It may have been because of my pick of books for my exams, but I found Dutch writers rather boring compared to the English ones and I hope nobody will ever find my writing boring. I avoid long passages of descriptions as intros of chapters and like to keep the pace going throughout the story.

You’ve written several short stories – do you have any plans to publish these?

Yes, certainly! When I have twelve (or so) stories that I think are worthy of printing, I hope to put them in a bundle. Some of them are being filmed with the film club I started earlier this year. It gives an enormous boost to see your mind’s creation on screen.

Who is your favourite author and how have they impacted on your own writing?

Two of my favourite authors are Terry Pratchett (Disc World novels) and Anne McCaffrey (Dragonriders of Pern series). I love their easy style which is open to readers of all abilities. I didn’t realise it when I read her books, but I admire how modern McCaffrey’s thinking was at the time (1967). Pratchett’s insight into human nature is amazing and I love it how he makes you see the ridiculousness of some of it.

In the coming year I will be reading some movie scripts to learn how the author put the emotion seen on screen in words. I guess I should read books for that, but I’m a very slow reader and as I know ten movie titles for every book title I can think of, this seems the more logical way to me. If the movies are based on books I may read the passages I’m interested in.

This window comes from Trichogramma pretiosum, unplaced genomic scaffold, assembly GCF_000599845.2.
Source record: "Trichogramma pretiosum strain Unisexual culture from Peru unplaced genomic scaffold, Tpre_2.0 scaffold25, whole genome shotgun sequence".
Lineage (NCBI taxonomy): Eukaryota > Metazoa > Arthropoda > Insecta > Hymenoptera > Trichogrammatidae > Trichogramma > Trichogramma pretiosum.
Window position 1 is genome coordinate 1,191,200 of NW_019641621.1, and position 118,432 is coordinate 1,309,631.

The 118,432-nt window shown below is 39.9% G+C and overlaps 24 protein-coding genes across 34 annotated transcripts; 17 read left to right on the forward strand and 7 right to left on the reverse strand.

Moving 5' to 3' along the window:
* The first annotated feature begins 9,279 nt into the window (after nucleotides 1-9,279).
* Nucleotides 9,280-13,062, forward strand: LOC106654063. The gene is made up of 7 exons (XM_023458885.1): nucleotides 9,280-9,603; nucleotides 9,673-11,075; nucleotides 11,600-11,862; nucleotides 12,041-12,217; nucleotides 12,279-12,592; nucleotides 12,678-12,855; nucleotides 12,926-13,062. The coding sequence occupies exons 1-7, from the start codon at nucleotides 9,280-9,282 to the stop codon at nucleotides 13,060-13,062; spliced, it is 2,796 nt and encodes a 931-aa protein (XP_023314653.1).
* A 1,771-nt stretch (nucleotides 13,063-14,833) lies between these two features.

raising-a-vampireDid you carry out any research before embarking on ‘Living Like a Vampire’, such as dressing up as a vampire, biting people etc?

LOL! Although I love to dress-up during Halloween, I’ve never walked around like a vampire in broad daylight until my first book fair last week (and the filming of my short ‘Busted!’ in which I was the vampire). I like alien stories as much as werewolf ones, etc. I did do some research into the virus that caused the pandemic in my book as people who read my first version commented that they wanted more information on it. With the help of the internet I could give them a plausible explanation.